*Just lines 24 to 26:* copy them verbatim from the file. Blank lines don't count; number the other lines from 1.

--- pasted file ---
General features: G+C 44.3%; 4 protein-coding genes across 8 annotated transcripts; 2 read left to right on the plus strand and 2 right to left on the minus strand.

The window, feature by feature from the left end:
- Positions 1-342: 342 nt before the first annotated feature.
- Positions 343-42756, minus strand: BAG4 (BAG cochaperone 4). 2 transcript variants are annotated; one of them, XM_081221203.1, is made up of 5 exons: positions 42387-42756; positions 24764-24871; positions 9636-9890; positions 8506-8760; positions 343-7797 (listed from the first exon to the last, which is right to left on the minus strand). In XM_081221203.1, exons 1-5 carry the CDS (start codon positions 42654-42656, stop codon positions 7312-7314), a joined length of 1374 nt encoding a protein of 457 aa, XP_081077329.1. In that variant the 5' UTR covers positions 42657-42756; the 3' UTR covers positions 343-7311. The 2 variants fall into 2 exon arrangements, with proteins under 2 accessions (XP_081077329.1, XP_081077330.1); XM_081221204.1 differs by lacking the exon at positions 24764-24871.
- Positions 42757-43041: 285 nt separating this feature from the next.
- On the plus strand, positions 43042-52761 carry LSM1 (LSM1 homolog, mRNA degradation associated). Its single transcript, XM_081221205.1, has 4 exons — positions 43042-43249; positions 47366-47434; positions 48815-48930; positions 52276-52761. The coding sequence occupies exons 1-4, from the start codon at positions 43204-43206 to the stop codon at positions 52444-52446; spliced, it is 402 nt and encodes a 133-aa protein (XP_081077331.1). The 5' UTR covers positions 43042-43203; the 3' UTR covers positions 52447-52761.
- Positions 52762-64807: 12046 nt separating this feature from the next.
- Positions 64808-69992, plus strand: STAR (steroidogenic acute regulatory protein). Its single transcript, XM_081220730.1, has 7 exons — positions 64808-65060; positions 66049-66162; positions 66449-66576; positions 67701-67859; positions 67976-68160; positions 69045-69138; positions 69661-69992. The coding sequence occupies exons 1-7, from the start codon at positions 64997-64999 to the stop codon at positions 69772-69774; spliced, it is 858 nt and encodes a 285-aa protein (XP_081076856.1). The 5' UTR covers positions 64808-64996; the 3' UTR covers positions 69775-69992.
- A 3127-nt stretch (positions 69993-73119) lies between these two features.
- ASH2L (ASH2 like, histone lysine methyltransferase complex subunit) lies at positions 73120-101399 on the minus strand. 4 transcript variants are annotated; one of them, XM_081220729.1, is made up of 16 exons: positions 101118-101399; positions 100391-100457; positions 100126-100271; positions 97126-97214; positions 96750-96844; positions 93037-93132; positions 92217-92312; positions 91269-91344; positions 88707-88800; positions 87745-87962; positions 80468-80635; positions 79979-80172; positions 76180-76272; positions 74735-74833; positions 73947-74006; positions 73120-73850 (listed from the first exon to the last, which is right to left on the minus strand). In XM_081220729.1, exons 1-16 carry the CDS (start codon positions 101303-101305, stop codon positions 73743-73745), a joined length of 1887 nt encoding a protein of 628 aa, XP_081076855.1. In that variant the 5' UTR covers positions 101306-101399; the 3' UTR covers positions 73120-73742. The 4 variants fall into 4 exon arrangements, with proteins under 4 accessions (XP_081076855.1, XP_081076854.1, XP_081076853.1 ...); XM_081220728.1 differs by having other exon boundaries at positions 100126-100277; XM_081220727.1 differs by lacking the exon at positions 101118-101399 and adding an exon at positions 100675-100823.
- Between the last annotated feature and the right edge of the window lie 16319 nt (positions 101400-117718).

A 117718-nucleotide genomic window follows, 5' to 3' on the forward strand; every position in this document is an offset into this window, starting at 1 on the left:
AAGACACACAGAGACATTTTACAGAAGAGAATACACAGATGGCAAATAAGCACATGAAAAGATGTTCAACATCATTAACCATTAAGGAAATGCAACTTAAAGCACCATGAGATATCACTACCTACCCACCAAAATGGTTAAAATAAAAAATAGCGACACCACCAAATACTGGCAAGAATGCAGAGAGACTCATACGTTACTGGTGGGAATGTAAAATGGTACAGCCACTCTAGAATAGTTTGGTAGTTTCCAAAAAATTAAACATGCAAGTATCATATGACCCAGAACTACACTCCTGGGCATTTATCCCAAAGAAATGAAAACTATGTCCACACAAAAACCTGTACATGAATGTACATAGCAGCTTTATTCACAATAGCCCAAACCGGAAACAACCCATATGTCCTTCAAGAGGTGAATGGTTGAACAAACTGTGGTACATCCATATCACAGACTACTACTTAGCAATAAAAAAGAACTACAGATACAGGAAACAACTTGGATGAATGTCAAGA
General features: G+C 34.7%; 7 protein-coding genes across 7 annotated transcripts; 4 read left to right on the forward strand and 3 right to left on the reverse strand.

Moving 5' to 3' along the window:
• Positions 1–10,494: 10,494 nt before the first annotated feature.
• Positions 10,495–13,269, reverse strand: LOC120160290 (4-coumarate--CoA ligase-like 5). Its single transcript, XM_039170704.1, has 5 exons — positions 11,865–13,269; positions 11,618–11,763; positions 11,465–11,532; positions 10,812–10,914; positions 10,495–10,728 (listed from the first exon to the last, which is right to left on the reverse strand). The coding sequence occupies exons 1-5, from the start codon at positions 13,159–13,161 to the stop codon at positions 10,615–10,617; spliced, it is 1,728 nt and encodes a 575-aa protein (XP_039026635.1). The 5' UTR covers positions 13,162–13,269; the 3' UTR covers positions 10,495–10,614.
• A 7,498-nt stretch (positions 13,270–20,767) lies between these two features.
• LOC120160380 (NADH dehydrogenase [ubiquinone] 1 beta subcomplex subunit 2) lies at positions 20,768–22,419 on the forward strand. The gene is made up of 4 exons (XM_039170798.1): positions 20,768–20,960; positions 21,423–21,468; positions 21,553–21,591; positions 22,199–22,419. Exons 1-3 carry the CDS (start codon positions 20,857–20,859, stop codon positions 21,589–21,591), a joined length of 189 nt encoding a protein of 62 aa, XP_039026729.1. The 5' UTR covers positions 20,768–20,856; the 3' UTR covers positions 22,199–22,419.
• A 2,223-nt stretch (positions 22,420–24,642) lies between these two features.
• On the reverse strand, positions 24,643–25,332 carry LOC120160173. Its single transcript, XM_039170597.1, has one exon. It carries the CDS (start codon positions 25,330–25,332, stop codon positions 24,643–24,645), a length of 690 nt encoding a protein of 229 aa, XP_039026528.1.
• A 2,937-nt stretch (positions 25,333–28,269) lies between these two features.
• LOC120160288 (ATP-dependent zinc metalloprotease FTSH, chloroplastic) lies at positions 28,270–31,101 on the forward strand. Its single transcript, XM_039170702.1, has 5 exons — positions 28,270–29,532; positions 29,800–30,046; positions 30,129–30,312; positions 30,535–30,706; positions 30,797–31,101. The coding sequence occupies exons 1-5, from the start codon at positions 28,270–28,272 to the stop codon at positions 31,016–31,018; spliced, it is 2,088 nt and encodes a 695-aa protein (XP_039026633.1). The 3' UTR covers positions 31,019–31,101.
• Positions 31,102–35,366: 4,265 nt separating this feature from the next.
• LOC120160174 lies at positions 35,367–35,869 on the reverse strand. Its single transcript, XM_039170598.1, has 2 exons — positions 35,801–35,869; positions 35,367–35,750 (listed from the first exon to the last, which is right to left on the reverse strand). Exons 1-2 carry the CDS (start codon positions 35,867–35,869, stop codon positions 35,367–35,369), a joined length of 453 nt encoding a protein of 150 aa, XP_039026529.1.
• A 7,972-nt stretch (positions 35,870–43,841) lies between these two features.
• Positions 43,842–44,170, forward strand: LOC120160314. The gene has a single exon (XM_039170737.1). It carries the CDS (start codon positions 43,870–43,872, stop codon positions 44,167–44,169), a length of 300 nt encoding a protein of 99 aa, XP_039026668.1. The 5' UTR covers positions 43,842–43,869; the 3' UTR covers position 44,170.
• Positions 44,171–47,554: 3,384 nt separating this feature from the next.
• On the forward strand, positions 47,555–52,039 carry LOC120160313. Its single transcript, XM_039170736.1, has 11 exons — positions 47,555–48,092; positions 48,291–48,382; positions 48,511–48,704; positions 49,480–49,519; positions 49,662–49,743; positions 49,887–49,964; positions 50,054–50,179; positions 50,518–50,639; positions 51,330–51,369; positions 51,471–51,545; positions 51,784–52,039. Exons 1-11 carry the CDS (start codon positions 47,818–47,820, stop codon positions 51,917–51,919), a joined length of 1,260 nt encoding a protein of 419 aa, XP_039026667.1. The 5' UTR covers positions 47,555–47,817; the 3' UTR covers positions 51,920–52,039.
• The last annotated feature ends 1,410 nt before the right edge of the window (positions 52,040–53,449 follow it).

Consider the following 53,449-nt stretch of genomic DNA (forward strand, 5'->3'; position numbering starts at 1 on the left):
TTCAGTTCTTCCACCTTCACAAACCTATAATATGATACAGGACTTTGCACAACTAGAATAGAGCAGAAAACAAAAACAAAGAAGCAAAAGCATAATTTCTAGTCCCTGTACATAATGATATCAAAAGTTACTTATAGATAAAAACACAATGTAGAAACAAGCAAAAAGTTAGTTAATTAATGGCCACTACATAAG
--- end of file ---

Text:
• Positions 31,102–35,366: 4,265 nt separating this feature from the next.
• LOC120160174 lies at positions 35,367–35,869 on the reverse strand. Its single transcript, XM_039170598.1, has 2 exons — positions 35,801–35,869; positions 35,367–35,750 (listed from the first exon to the last, which is right to left on the reverse strand). Exons 1-2 carry the CDS (start codon positions 35,867–35,869, stop codon positions 35,367–35,369), a joined length of 453 nt encoding a protein of 150 aa, XP_039026529.1.
• A 7,972-nt stretch (positions 35,870–43,841) lies between these two features.